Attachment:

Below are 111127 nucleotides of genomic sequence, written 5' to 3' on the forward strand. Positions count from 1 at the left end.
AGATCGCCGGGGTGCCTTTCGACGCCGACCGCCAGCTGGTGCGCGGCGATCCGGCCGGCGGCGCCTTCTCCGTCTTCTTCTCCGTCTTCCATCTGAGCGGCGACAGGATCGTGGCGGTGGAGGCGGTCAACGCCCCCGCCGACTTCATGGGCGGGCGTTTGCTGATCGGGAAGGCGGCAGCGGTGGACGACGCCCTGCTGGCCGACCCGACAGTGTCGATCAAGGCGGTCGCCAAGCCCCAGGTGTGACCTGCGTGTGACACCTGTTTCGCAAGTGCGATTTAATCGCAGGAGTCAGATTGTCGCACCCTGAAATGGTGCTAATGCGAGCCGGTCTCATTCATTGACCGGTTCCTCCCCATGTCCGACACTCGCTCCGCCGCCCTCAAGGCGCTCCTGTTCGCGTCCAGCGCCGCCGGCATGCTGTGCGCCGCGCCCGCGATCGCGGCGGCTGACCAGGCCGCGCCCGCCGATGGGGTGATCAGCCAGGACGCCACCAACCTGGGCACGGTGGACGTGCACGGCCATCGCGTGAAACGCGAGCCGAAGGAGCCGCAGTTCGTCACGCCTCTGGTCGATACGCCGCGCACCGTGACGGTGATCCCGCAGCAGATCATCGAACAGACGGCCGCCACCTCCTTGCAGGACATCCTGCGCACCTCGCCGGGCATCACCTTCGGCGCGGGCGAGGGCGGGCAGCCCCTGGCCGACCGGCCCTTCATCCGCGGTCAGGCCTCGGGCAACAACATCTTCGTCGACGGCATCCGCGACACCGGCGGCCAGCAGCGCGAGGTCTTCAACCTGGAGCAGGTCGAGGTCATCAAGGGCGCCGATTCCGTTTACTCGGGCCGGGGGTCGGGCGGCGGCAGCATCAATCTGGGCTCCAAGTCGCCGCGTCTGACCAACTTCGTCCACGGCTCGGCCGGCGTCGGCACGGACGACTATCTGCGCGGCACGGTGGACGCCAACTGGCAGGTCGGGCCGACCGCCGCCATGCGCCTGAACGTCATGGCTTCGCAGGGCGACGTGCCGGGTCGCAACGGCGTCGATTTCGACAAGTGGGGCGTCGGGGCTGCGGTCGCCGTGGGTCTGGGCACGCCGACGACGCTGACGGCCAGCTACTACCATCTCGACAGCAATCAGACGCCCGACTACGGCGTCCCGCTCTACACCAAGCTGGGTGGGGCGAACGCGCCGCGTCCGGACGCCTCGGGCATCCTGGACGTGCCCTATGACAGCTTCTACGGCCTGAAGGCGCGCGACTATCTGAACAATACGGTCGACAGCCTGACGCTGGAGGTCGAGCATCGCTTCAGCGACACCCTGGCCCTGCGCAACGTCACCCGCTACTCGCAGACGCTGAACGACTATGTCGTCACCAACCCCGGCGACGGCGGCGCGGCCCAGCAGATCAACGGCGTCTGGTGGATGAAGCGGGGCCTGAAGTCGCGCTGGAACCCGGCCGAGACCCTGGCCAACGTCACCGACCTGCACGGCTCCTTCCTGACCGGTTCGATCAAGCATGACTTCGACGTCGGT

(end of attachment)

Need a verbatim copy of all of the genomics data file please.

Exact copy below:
Below are 111127 nucleotides of genomic sequence, written 5' to 3' on the forward strand. Positions count from 1 at the left end.
AGATCGCCGGGGTGCCTTTCGACGCCGACCGCCAGCTGGTGCGCGGCGATCCGGCCGGCGGCGCCTTCTCCGTCTTCTTCTCCGTCTTCCATCTGAGCGGCGACAGGATCGTGGCGGTGGAGGCGGTCAACGCCCCCGCCGACTTCATGGGCGGGCGTTTGCTGATCGGGAAGGCGGCAGCGGTGGACGACGCCCTGCTGGCCGACCCGACAGTGTCGATCAAGGCGGTCGCCAAGCCCCAGGTGTGACCTGCGTGTGACACCTGTTTCGCAAGTGCGATTTAATCGCAGGAGTCAGATTGTCGCACCCTGAAATGGTGCTAATGCGAGCCGGTCTCATTCATTGACCGGTTCCTCCCCATGTCCGACACTCGCTCCGCCGCCCTCAAGGCGCTCCTGTTCGCGTCCAGCGCCGCCGGCATGCTGTGCGCCGCGCCCGCGATCGCGGCGGCTGACCAGGCCGCGCCCGCCGATGGGGTGATCAGCCAGGACGCCACCAACCTGGGCACGGTGGACGTGCACGGCCATCGCGTGAAACGCGAGCCGAAGGAGCCGCAGTTCGTCACGCCTCTGGTCGATACGCCGCGCACCGTGACGGTGATCCCGCAGCAGATCATCGAACAGACGGCCGCCACCTCCTTGCAGGACATCCTGCGCACCTCGCCGGGCATCACCTTCGGCGCGGGCGAGGGCGGGCAGCCCCTGGCCGACCGGCCCTTCATCCGCGGTCAGGCCTCGGGCAACAACATCTTCGTCGACGGCATCCGCGACACCGGCGGCCAGCAGCGCGAGGTCTTCAACCTGGAGCAGGTCGAGGTCATCAAGGGCGCCGATTCCGTTTACTCGGGCCGGGGGTCGGGCGGCGGCAGCATCAATCTGGGCTCCAAGTCGCCGCGTCTGACCAACTTCGTCCACGGCTCGGCCGGCGTCGGCACGGACGACTATCTGCGCGGCACGGTGGACGCCAACTGGCAGGTCGGGCCGACCGCCGCCATGCGCCTGAACGTCATGGCTTCGCAGGGCGACGTGCCGGGTCGCAACGGCGTCGATTTCGACAAGTGGGGCGTCGGGGCTGCGGTCGCCGTGGGTCTGGGCACGCCGACGACGCTGACGGCCAGCTACTACCATCTCGACAGCAATCAGACGCCCGACTACGGCGTCCCGCTCTACACCAAGCTGGGTGGGGCGAACGCGCCGCGTCCGGACGCCTCGGGCATCCTGGACGTGCCCTATGACAGCTTCTACGGCCTGAAGGCGCGCGACTATCTGAACAATACGGTCGACAGCCTGACGCTGGAGGTCGAGCATCGCTTCAGCGACACCCTGGCCCTGCGCAACGTCACCCGCTACTCGCAGACGCTGAACGACTATGTCGTCACCAACCCCGGCGACGGCGGCGCGGCCCAGCAGATCAACGGCGTCTGGTGGATGAAGCGGGGCCTGAAGTCGCGCTGGAACCCGGCCGAGACCCTGGCCAACGTCACCGACCTGCACGGCTCCTTCCTGACCGGTTCGATCAAGCATGACTTCGACGTCGGT